Mainframe game Warp

I have added the giant Mainframe game Warp, started in 1979 by Rob Lucke and Bill Frolik to IFDB. 1216 points and 49 treasures to solve in what is probably the biggest IF game ever written. Previously it was only playable by a Telnet session via a mainframe HP 3000 which was rather buggy. Thanks to Dan Hallock, who has taken away the difficulty of copying the binary files to the SimH emulator. He has cleaned up the file, more than doubled the available disk space, added kermit to copy the files across, the adventure game, and a menu to make it a little easier to play the games.

www.​xyfyx.​com/​files/​hp3000Sim.​zip 2019-08-26 09:23 38M contains HP3000 emulator kermit and game file.

In this distribution, the HP3000 version of kermit is in TOOLS.TRICORE. Just RUN KERMIT.TOOLS.TRICORE to run it on the HP3000 side.

When you use HELLO MGR.GAMES, you’ll see a menu: Just type the number for the game you want followed by enter.

The games also include Mystery Mansion and Trek73.


Roger Durrant


I got this running in a terminal window. This is so cool! Takes me back to my undergrad days in the 70s when I played Trek on a teletype machine!

Thank you

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That’s interesting. Did your school not have PLATO? I ask, because I know that Trek was ported to PLATO in '70 or '71, which made use of the teletype unnecessary. I missed getting to play it then by two weeks…got stuck playing tic-tac-toe (which crashed, of course) instead. I do remember watching someone else playing something via teletype, but that paper wasn’t free, for some odd reason.

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My pleasure. A big thank you from me to Jason Dyer as well; it was reading his excellent blog Renga In Blue that put me on to Warp and the other HP 3000 games in the first place. He plays through as many old games in chronological order as he can get his hands on.

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Do you happen to know if the source for Warp is available anywhere?

According to Jason Dyer (and a few people on the old Google groups forum) the authors never released the source code and as far as I know noone has been able to contact them.

They do mention in the notes to Warp that it consists of about 17000 lines of Pascal, the database is about 6000 lines of ASCII.

Bill Frolik had an address as of 1983 but this is long defunct.

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I attended a very small university in Florida back in the seventies. I was a science major not in IT. We were required to learn Fortran for our science curriculum. Fortran was all punch card at the time. The actual computers were hundreds of miles away at Northeast Regional Data Center (NERDC) and belonged to the state. We would turn in a stack of cards and then return to the computer center the next day to get printouts. I started hanging out at the computer center. Initially, there were several teletypes connected to NERDC. The in crowd knew of games and we would play them at night on the sly. After that, a few IBM Selectric typewriter terminals were installed. We still weren’t “permitted” to do anything other than homework but it wasn’t so bad since we supplied our own paper. Then two experimental CRT terminals were installed. They were very unreliable but fun to play with. Later on I took courses in C and Unix for fun. Dr. Anderson had taught at the Naval Academy and hooked us up with Owl Gore’s “internet”. Instant messages across the ether via Unix and gopher “web” surfing. Fun!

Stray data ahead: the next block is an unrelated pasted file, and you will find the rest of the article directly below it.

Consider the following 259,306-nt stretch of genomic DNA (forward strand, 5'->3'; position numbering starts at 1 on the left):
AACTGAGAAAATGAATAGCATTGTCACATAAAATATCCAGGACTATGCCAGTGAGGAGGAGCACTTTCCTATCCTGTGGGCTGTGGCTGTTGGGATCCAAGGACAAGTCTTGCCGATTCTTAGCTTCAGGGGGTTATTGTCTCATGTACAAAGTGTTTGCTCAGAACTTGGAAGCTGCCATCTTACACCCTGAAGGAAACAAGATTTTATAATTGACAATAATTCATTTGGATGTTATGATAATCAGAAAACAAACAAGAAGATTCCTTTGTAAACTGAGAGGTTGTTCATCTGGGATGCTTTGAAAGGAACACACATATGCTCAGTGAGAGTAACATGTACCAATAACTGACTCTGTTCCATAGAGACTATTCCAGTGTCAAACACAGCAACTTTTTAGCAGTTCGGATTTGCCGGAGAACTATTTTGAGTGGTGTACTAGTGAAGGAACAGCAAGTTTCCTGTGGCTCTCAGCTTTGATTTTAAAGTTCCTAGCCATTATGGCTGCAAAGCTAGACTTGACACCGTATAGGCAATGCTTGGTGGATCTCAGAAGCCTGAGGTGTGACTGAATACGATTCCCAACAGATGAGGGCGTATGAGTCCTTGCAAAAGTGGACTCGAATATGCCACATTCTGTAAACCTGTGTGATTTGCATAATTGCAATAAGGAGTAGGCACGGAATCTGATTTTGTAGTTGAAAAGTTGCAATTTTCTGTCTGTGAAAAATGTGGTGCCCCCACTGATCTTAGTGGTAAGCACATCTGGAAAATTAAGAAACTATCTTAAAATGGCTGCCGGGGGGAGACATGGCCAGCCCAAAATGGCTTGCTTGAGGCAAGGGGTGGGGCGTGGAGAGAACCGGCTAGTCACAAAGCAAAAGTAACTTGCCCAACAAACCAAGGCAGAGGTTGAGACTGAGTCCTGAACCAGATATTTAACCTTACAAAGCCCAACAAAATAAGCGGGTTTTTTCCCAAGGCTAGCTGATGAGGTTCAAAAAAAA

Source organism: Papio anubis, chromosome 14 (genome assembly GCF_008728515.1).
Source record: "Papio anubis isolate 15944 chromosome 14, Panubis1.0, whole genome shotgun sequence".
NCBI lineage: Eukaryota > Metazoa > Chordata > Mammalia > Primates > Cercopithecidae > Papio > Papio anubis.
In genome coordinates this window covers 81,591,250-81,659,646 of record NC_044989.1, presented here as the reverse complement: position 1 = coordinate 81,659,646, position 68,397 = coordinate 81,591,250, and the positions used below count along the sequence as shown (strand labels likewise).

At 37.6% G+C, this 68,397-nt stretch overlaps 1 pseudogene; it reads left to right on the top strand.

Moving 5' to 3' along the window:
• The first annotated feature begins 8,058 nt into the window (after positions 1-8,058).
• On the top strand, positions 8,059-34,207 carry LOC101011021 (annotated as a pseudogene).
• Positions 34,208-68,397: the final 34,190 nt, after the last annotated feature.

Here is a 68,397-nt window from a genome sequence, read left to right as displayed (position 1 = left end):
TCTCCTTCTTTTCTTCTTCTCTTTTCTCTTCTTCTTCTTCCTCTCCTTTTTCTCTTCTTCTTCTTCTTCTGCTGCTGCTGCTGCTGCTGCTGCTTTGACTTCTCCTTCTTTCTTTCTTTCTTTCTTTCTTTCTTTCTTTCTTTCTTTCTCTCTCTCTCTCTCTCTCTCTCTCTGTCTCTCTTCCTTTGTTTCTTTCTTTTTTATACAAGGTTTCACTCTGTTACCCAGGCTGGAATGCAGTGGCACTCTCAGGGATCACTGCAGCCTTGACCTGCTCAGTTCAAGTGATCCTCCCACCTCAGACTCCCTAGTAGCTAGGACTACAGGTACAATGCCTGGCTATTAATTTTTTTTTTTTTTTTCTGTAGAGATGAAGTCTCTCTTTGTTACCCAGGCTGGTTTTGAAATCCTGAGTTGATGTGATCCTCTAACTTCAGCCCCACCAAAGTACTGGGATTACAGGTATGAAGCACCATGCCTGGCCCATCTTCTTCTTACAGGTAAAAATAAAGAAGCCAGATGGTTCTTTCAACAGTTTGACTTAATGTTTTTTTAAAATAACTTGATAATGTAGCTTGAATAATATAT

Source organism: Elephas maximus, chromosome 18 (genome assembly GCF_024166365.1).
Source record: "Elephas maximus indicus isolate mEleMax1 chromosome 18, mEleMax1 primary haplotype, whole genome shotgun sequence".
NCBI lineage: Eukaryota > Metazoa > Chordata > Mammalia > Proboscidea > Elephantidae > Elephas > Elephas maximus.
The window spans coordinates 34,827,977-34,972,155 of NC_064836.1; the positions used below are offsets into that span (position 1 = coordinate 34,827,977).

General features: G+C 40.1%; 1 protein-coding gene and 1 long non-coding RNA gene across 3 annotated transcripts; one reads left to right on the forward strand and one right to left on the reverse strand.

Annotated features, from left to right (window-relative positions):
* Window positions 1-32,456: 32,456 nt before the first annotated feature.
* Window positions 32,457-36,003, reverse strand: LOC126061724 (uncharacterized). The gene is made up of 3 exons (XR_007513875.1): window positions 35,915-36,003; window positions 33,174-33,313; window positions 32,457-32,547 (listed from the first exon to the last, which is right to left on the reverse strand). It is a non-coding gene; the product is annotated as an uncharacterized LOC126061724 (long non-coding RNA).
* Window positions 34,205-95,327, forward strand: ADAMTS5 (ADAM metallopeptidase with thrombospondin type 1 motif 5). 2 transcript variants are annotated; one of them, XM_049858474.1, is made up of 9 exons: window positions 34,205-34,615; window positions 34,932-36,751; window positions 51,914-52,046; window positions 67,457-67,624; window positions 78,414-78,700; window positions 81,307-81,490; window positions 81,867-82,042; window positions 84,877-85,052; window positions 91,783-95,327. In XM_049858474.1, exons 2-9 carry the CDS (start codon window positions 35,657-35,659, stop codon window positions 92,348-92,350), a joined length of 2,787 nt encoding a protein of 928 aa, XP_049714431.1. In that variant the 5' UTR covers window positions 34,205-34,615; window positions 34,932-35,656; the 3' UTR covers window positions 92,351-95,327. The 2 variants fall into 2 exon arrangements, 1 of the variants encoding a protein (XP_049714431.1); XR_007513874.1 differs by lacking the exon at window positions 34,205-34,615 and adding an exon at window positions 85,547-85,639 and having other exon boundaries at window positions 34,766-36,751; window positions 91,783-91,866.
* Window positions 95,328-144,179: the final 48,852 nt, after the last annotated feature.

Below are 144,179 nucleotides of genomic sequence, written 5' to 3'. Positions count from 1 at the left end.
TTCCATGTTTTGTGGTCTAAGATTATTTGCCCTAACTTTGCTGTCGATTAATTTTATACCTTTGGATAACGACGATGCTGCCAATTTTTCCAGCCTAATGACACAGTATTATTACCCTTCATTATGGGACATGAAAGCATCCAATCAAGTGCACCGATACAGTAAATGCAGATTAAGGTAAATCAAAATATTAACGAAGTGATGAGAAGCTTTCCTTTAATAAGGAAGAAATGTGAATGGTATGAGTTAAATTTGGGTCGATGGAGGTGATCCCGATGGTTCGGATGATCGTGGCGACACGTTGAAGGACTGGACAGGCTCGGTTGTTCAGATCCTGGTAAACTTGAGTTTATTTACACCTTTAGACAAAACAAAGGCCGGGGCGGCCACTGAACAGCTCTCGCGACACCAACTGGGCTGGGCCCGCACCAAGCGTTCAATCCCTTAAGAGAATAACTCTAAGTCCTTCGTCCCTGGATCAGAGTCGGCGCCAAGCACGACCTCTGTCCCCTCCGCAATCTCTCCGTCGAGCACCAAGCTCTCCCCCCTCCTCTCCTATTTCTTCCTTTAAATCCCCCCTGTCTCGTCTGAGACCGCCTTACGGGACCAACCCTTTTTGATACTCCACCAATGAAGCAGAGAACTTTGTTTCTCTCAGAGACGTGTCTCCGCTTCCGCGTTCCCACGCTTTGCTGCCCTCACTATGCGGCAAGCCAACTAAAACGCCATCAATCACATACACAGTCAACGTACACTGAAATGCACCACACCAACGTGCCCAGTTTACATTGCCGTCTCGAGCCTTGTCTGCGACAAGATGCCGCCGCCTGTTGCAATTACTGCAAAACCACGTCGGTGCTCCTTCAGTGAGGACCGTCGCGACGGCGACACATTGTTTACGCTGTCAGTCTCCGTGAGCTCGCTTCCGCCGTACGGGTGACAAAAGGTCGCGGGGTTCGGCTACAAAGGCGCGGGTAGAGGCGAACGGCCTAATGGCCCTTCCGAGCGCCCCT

I just remember using fan fold 14" paper playing Trek…

Those were the days.

I must admit I missed out on that generation. My first pc was a 48K Atari 800 that I bought in Romford in 1983. With a 1050 disc drive it was £850 which would be about £2,900 pounds or nearly $3,500 dollars today.

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The cost was the part that wasn’t the good ol’ days. Not only was hardware very expensive, software was also VERY expensive. It did come in nice hard cases with ring binders and slick paper. In the 70s and 80s, trying to set up a small business with automation was not for the faint of heart.

Shareware, the pre-cursor to gpl started us in the right direction…

Anyone remember Myst?


Wikipedia claims that Warp was translated to C. Does anyone know anything about that?

I see what you mean David. I quote:

“Circa 2003, Lucke also ported the code to ANSI C, initially for HP-UX, and later for Linux."

I have never seen any evidence of that. The writers were most reluctant to give any publicity to their game, which is odd as they laboured over four years on it.

There are a few messages regarding the game on the IF forum going back to 1983 but that appears to be about it.

For instance this from Doug Parsons in 1994.!search/Warp$20hp3000/comp.sys.hp.mpe/YBtAaEPX37I/MGXqfxdPk1MJ

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This has now been made even easier to run and is available at

To run on Windows, run the batch file “hp.bat”, which will start the emulator. At the prompt, enter “HELLO MGR.GAMES” to log in and run the games menu.

Thanks so much for this! I just got it working - so nice to see the world of Warp again. I’m interested to see if it’s the same version I played back in the 80s. I might also create a more detailed walkthrough and maps.

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My map is massive on Trizbort Russell. And I’ve just realised I’ve got to go back to near the start as I didn’t take the mink slippers from the roof of the Warp Building!

Oh, how do I find that map? I’d be interested in comparing it to mine… yes, you’ll have to go back to the start once in a while to see if you can follow the right steps such as getting into the vault at 10 before it closes forever…

Send me your email Russell and I’ll posi it on. It may be a bit inaccurate and it’s on Trizbort.